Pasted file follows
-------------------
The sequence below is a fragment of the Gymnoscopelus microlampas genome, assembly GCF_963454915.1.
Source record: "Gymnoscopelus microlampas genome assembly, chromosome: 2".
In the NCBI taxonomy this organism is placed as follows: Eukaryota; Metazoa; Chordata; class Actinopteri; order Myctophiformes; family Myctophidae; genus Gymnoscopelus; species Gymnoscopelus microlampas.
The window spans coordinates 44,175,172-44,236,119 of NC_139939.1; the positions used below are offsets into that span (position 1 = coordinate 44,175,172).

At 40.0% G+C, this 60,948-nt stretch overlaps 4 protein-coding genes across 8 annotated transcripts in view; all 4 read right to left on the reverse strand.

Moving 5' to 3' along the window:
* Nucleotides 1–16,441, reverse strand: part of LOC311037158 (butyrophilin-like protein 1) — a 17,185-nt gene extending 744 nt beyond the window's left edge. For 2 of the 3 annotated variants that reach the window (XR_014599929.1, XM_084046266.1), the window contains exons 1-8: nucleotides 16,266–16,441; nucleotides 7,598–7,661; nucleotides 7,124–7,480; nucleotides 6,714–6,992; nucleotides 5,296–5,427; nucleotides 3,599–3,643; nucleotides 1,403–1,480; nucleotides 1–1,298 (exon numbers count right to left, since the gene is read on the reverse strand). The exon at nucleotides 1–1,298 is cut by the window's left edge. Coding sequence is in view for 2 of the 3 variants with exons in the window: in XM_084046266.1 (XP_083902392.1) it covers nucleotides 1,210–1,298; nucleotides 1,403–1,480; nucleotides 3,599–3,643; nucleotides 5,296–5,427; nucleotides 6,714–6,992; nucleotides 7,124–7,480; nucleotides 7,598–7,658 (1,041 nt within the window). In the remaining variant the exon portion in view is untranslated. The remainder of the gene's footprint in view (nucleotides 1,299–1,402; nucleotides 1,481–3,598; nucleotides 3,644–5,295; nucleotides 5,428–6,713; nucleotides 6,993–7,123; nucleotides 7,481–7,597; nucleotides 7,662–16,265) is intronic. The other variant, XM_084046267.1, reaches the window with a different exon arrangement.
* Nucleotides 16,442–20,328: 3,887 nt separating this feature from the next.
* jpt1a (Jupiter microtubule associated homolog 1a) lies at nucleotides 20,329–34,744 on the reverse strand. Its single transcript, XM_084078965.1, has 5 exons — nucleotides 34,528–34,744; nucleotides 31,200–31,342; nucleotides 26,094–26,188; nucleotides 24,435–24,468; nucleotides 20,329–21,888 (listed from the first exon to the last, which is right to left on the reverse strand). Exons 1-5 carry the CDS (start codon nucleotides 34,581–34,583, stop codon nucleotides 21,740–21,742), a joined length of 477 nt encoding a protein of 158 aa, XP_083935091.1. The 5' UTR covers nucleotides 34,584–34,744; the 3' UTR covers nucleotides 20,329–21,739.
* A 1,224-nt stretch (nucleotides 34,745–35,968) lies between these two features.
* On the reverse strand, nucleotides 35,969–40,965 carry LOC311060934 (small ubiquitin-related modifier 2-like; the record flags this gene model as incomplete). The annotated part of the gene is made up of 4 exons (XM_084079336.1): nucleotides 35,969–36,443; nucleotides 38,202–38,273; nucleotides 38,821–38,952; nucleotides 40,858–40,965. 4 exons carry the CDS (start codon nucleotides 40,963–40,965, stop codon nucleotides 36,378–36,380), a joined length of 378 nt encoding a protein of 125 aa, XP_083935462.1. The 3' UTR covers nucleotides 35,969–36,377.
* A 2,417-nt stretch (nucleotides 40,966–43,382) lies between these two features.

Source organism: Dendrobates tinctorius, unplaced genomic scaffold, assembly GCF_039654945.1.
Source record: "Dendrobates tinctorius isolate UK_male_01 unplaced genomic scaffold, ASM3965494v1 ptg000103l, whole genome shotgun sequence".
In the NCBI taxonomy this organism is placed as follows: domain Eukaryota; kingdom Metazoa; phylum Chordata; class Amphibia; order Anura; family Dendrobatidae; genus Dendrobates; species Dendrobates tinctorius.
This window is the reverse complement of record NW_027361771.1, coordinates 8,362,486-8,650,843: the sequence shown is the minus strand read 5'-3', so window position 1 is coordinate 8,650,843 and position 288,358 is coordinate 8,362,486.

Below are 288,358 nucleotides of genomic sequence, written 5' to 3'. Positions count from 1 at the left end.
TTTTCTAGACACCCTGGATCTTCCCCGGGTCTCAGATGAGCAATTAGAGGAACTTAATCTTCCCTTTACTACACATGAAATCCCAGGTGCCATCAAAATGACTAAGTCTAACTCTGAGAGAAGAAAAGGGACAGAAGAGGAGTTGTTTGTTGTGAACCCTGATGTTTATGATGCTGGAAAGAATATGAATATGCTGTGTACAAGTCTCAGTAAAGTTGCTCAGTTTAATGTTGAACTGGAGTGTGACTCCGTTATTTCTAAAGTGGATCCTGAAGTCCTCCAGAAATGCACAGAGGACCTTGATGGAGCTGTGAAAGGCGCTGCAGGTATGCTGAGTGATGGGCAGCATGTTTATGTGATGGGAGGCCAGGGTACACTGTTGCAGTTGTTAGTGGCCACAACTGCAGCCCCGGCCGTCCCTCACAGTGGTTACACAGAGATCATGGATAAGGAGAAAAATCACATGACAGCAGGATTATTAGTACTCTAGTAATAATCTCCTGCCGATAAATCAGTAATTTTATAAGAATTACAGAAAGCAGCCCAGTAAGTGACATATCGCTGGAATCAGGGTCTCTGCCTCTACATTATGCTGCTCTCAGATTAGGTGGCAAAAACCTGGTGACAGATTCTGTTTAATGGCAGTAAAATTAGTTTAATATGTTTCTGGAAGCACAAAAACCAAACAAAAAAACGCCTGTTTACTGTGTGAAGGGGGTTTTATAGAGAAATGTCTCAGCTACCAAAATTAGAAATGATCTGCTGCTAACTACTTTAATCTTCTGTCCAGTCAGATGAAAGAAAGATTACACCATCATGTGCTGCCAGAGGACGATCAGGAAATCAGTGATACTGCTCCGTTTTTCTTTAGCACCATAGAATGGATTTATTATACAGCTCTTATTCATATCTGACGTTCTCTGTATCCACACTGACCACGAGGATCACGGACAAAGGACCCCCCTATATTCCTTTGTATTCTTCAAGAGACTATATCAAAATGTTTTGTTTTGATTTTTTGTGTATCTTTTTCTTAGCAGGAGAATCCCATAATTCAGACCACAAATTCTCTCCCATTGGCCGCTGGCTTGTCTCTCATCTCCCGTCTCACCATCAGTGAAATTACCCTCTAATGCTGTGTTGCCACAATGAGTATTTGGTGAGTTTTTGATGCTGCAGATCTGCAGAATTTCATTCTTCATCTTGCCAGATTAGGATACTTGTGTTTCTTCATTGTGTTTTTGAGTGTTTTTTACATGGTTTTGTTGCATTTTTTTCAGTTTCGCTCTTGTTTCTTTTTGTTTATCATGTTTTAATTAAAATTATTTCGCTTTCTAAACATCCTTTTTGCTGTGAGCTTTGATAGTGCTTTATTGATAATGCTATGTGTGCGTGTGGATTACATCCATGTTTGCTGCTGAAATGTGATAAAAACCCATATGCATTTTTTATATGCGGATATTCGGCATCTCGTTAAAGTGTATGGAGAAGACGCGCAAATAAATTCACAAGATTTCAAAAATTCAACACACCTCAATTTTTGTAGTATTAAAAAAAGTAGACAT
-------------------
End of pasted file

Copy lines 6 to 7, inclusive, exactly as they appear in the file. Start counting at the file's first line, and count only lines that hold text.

Moving 5' to 3' along the window:
* Nucleotides 1–16,441, reverse strand: part of LOC311037158 (butyrophilin-like protein 1) — a 17,185-nt gene extending 744 nt beyond the window's left edge. For 2 of the 3 annotated variants that reach the window (XR_014599929.1, XM_084046266.1), the window contains exons 1-8: nucleotides 16,266–16,441; nucleotides 7,598–7,661; nucleotides 7,124–7,480; nucleotides 6,714–6,992; nucleotides 5,296–5,427; nucleotides 3,599–3,643; nucleotides 1,403–1,480; nucleotides 1–1,298 (exon numbers count right to left, since the gene is read on the reverse strand). The exon at nucleotides 1–1,298 is cut by the window's left edge. Coding sequence is in view for 2 of the 3 variants with exons in the window: in XM_084046266.1 (XP_083902392.1) it covers nucleotides 1,210–1,298; nucleotides 1,403–1,480; nucleotides 3,599–3,643; nucleotides 5,296–5,427; nucleotides 6,714–6,992; nucleotides 7,124–7,480; nucleotides 7,598–7,658 (1,041 nt within the window). In the remaining variant the exon portion in view is untranslated. The remainder of the gene's footprint in view (nucleotides 1,299–1,402; nucleotides 1,481–3,598; nucleotides 3,644–5,295; nucleotides 5,428–6,713; nucleotides 6,993–7,123; nucleotides 7,481–7,597; nucleotides 7,662–16,265) is intronic. The other variant, XM_084046267.1, reaches the window with a different exon arrangement.